The mystery of why cats purr has long been debated by scientists. While we're still not sure as to the why, we can now see what a cat's purr looks like - thanks to acoustical physics research scientist Casey Attebery, AKA Mr. E-Scholar, and a special cymatic device.
Cymatics is the study of sound and vibration made visible. Cymatics uses this device as a frequency generator that uses sand, powders, or liquids to create and capture animated patterns.
While cymatics doesn’t really ‘show’ what a cat’s purr looks like, it can create patterns using liquids activated by the resonance of a cat purring. Using a small dish of fluid attached to a speaker, Attebery is able to capture in image form the unique purrs of four cats: Fran, Yuri, Tigger and Effie.
A still image of cat Fran's purr.
As the vibrations from the cat purrs move the liquid, custom-colored lights illuminate and capture the movement of the liquid, and thus the ‘movement’ of the purr.
The video below demonstrates the results of cymatics to a beautiful effect - and as a bonus, soothing cat purrs.
Do you see any recognizable shapes in these almost psychedelic patterns?
Scientists have learned that cats purr with a consistent pattern and sound frequencies between 25 and 150 Hertz; these fluctuating frequencies provide the varying visual patterns shown in the videos.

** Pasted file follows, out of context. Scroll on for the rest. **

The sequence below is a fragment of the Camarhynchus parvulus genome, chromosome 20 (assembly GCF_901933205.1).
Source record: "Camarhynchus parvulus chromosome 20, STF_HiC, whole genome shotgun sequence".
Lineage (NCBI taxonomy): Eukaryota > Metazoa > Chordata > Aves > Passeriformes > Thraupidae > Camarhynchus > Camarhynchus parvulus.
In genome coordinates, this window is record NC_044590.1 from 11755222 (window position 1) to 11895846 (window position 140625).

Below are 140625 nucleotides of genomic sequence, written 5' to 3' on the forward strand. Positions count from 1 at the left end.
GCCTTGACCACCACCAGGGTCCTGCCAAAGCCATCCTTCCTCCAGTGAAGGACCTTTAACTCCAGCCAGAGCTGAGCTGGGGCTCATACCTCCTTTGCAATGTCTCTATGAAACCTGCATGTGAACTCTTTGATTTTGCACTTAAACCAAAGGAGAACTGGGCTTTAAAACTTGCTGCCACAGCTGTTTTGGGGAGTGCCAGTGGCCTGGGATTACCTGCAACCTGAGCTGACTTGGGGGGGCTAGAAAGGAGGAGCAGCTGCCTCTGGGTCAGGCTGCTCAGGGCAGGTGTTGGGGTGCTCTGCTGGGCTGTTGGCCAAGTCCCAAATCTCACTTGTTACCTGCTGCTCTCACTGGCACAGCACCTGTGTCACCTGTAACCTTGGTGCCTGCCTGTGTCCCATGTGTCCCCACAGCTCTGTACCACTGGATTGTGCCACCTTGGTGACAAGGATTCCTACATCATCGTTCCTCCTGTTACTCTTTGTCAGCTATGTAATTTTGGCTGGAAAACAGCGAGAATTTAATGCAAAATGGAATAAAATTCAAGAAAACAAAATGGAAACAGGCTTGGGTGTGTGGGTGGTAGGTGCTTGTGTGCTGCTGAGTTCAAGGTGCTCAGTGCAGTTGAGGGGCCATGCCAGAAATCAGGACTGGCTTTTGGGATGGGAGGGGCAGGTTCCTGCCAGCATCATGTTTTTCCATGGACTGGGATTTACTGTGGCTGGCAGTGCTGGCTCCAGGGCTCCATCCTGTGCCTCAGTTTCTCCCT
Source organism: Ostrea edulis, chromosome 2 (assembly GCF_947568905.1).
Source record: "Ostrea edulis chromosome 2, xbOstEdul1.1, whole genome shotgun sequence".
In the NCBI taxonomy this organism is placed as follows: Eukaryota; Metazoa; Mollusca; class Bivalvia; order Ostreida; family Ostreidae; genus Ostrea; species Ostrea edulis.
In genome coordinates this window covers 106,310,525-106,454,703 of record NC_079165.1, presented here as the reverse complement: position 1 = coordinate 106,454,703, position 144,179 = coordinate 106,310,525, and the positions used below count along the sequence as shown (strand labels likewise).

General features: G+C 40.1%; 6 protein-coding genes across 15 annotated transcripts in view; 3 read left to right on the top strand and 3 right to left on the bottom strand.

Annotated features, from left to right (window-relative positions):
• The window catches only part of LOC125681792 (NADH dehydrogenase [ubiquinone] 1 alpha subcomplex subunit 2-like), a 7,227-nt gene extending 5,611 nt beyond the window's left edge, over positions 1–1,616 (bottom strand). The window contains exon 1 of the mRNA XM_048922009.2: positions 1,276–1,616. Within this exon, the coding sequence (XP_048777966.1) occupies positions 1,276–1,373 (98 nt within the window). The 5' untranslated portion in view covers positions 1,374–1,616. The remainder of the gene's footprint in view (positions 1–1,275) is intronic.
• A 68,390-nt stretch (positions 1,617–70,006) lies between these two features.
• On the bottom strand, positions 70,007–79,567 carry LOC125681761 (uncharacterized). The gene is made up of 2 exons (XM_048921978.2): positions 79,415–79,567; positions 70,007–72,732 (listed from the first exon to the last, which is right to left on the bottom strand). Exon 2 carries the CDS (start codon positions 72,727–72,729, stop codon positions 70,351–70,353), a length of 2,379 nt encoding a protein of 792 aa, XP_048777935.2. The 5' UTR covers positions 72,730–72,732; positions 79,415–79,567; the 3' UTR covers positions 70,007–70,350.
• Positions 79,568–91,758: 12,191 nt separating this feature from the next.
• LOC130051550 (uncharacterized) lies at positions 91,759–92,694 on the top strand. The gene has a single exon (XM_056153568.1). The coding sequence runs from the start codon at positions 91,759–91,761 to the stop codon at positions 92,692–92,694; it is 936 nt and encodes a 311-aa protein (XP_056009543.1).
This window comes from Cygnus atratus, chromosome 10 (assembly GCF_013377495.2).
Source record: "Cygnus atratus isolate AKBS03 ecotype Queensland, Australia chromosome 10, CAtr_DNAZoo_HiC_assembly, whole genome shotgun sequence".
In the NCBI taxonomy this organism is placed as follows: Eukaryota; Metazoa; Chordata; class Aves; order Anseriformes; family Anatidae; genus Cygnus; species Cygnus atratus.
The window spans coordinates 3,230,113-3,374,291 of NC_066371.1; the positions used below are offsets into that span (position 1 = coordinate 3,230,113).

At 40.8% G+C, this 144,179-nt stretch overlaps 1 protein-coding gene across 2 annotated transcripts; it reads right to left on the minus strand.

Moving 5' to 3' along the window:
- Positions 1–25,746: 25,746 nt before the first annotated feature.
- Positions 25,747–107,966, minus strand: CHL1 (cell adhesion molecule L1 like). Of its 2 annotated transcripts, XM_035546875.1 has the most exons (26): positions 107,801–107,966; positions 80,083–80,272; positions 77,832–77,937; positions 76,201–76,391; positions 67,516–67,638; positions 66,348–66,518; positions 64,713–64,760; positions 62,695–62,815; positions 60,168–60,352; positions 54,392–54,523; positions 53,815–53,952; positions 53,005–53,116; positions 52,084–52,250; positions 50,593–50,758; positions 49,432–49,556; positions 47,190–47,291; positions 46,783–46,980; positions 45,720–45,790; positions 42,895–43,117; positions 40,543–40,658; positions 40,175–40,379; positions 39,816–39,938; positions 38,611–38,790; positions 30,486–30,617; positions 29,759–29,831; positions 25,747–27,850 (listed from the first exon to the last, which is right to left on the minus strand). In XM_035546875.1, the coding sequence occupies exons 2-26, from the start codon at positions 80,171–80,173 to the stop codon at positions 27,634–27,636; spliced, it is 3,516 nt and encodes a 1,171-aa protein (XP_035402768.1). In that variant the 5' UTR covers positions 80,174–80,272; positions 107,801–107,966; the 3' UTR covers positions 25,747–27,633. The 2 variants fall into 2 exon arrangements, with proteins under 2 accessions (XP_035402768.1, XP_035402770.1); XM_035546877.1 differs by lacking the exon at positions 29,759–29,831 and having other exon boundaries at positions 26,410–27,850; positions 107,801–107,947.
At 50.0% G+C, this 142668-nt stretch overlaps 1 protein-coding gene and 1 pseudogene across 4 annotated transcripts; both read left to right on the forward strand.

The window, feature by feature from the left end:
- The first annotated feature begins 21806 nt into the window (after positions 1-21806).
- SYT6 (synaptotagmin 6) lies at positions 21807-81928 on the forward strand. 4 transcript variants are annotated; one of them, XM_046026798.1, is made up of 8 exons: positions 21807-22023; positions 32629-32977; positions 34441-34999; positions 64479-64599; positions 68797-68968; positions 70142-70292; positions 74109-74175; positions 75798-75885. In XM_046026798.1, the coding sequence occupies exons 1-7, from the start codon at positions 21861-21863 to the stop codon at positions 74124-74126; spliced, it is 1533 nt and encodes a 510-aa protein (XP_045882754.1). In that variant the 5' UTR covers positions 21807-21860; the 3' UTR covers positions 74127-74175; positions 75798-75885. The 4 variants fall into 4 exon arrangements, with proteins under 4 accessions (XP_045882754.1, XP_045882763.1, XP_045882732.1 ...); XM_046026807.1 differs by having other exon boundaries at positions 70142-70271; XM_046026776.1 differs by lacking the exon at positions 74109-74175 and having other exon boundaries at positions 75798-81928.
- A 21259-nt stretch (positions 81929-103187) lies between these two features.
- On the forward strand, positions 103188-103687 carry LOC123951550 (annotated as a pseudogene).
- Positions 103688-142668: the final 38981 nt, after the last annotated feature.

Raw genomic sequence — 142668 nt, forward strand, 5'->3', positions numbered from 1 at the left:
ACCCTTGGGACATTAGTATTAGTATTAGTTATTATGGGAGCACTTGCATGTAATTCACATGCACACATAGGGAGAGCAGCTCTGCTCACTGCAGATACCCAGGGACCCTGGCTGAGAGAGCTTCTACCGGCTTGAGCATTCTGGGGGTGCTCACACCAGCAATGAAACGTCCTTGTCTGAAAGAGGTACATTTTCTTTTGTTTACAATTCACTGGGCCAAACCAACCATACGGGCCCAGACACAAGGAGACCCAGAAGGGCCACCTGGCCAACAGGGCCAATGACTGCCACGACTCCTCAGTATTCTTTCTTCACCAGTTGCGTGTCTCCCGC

We may not know exactly why cats purr. But we know that many species of felid produce a “purr-like” sound. And in domestic cats, the sound is most prevalent when a cat is nursing her kittens or through human social contact.
Many cat parents may assume that a cat’s purr is a pleasure response, but did you know that cats also use purring during stressful moments, or in response to pain? Some researchers believe purring acts as a form of self-soothing - and maybe even self-healing.
Remember those 25 and 150 Hertz frequencies we mentioned earlier? Investigations have shown that frequencies in this range can "improve bone density and promote healing" as per Scientific American.
[h/t Cole and Marmalade]